Backyard 600

First things first.

I called the City of Phoenix Police Department and asked if it was OK to shoot air pistols within the city limits.

“As long as you do so safely, yes it is,” they said.

So I scouted out the backyard and found a good ISSF dimensioned air pistol range (basically a 35′ long area) with a safe backstop (the 7′ concrete block wall across the back of our property) and measured things out with dimensions from the web and a calculator:

Metric* US
Target face to firing line 10 meters 32′ 9.7″
Ground to target center 1.4 meters 4′ 7.1″

* See sections 6.3.8 and 6.3.9 at http://www.issf-shooting.org/rules/english/2006/23_technical_2005_2nd.html
with some additional pistol rules available at
http://www.issf-shooting.org/rules/english/2006/25_pistol_2005_2nd.pdf

I placed a small outdoor table with its rear edge along the firing line after making a permanent mark down low on the house’s foundation so I can easily find the firing line again if the table is moved.

For the target holder, I use the Gehman Pistol Target Trap (see http://www.pilkguns.com/buildrange.shtml where you will find additional notes on range options). A while back, I also ordered 1000 Edelmann 10m Air Pistol targets (see http://www.pilkguns.com/masprlist.htm#edelmann) which is keeping me in good supply.

Double-check to be sure you get the pistol target holder and the pistol targets. Air rifle targets and their holder are a completely different size.

When the target trap arrived, I measured the box center to hanging screw hole and screwed a snugly fitting wood screw into the gap between two concrete blocks at the appropriate height. Hanging the target trap, I found the target center to be about a half inch low — perfectly tolerable for a backyard range (in my opinion).

Also, since the target trap is about 2″ deep, my firing line was now 2″ too close. Okay, so I scooted the table back 2″. Gee, that was easy to fix.

Then, to lessen the noise for my neighbors, I went to Home Depot and bought one package of “electrical putty” for less than a buck. This is basically a very sticky black clay which I smushed flat and stuck to the backplate inside the target box. It very effectively captures all the pellets and, more importantly, it significantly reduces the impact noise.

My range is along the north side of my home shooting eastward to the target hanging on the wall at the back of the property. My back is to the evening sun. The range is mostly shaded in the early evening by the roof overhang, two large queen palms (that occasionally drop dates into my AP box) and Moon Mountain that rises up a half mile to the west. Although it is hot in Phoenix in the summer, staying out of the direct sun often makes it tolerable. Such is the case for my backyard range.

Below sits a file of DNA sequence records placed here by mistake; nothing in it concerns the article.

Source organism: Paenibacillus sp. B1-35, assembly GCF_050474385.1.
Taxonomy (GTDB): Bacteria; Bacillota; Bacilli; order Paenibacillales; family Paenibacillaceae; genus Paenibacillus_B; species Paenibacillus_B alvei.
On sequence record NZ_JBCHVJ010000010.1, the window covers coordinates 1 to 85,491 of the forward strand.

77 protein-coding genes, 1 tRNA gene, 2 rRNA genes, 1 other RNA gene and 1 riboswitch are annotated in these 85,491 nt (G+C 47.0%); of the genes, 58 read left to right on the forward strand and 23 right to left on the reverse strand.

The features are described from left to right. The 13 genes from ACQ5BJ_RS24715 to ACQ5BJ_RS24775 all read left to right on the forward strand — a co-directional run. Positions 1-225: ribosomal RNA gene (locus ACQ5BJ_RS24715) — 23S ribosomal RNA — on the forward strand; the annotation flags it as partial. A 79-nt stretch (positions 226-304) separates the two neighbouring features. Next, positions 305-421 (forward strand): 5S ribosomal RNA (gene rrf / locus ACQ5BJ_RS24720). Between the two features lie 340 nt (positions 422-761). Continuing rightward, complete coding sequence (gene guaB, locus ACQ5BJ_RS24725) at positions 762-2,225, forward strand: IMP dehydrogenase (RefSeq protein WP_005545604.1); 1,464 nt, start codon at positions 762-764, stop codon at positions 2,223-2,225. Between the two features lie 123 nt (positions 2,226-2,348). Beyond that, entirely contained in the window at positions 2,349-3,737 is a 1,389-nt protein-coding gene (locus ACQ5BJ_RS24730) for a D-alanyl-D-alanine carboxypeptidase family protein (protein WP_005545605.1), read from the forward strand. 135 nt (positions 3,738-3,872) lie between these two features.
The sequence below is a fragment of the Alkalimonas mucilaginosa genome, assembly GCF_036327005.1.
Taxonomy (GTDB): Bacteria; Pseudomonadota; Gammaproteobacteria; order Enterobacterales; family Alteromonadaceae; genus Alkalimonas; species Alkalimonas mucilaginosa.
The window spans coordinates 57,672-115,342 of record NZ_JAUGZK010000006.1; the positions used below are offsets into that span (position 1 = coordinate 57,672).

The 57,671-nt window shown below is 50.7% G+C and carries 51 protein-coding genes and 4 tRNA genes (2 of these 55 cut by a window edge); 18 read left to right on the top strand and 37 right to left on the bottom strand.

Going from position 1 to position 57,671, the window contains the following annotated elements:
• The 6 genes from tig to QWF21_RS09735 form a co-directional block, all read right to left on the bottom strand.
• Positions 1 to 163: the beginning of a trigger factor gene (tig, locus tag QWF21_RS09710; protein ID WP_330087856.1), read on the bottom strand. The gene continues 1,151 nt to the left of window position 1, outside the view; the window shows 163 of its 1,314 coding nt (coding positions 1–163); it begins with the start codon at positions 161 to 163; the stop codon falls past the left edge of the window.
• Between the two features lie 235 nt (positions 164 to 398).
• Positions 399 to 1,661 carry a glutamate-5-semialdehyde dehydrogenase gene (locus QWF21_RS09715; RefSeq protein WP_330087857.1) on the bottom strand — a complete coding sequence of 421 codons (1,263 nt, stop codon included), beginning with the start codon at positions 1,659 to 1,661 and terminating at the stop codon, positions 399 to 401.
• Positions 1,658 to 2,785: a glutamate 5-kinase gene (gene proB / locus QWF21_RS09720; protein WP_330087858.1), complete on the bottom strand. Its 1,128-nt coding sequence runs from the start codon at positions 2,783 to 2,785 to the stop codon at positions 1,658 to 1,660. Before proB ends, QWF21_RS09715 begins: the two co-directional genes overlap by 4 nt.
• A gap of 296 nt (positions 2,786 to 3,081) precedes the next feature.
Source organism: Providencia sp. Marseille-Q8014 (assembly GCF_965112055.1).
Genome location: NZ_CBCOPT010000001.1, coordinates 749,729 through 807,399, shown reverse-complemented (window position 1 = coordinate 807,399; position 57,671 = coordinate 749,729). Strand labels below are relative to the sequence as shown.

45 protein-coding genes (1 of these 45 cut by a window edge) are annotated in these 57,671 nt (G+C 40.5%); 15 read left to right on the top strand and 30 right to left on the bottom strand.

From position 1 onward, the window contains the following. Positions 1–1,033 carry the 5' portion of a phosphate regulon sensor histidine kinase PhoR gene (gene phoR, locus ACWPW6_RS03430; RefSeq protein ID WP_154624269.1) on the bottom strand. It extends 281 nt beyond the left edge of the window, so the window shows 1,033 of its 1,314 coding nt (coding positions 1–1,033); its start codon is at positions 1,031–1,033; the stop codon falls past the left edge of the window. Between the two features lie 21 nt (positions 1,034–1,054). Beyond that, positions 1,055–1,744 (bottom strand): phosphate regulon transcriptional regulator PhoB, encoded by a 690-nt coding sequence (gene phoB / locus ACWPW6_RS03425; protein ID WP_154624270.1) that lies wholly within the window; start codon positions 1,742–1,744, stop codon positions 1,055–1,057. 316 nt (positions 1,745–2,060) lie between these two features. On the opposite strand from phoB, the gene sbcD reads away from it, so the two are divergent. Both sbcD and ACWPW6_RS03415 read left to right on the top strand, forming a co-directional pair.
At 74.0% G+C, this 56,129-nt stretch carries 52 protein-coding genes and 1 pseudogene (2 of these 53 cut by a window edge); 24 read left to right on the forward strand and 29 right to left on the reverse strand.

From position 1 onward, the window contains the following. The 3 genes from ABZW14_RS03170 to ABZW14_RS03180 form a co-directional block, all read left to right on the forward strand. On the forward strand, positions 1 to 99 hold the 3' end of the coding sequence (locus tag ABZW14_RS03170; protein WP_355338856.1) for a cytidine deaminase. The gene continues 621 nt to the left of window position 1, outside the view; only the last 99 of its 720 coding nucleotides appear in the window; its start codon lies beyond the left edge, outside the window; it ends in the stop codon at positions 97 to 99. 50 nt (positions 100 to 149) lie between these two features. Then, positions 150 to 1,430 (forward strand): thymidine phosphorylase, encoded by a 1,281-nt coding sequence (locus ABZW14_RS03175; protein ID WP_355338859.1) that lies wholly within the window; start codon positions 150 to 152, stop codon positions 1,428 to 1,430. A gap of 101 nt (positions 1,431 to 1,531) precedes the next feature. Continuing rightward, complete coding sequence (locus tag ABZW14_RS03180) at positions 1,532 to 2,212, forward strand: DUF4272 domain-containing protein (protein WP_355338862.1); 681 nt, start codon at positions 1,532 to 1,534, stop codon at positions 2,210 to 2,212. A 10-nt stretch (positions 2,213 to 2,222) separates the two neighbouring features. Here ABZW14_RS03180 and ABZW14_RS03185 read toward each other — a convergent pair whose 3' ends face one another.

I start shortly after dinner, no later than 7:00PM. I shoot six (6) 10 round targets for a normal men’s AP competition and finish about 8:00PM which is just when the failing light would force me to stop anyway. (Adding two lights, one on the target and the other on the firing line, will be a later project.)

At the moment, I have the trigger on my IZH-46M cranked up to several pounds as I work toward a reasonable degree of trigger control. Yes, I’m intentionally choosing to shoot a difficult trigger. I have it set such that I can release shots cleanly, but only by doing everything right. Any flaws in grip, wrist, elbow or trigger finger pressure/movement direction or the dreaded “spasmo” jerk results in an obviously thrown shot. But when everything is right, the shot goes where it should.

“There, that’s just like me. I can do this,” I tell myself when everything works.

My normal shooting companions include a gecko that lives inside the block wall and eats crickets and black widow spiders, a Cactus Wren whose nest and chicks are in a hole near the top of the Saguaro cactus three feet to the left of the target trap but 25′ up, a noisy black bird that sits high up in a tree and makes heckling-like squawks all through my practice which I’ve learned to accept as a test of my concentration, and the occasional neighborhood “mouser” (cat) that patrols my yard hunting for field mice. All these creatures are safe for various reasons although that bird does try my patience but seems to be smart enough to avoid standing in front of a safe backstop.

If you’re in the neighborhood, give me a call. Bring your AP and target trap and I’ll put another screw in the wall creating a firing point to the left of the Saguaro and then we’ll shoot a 600 side-by-side.

You’re welcome to come early for dinner, too.

See you in the backyard!

2 thoughts on “Backyard 600

  1. Nice setup Ed, I’m a little envious.

    Let me see—maybe I can convince the Little Woman on an air pistol purchase.

  2. It’s the least expensive way to shoot, it keeps you home, and maybe she’ll decide to try a couple of shots. Who knows, you might then need a second AP, and then another 22, another wad gun, another gun box, another spotting scope, and … … Hmmm, AP in the backyard could get expensive!

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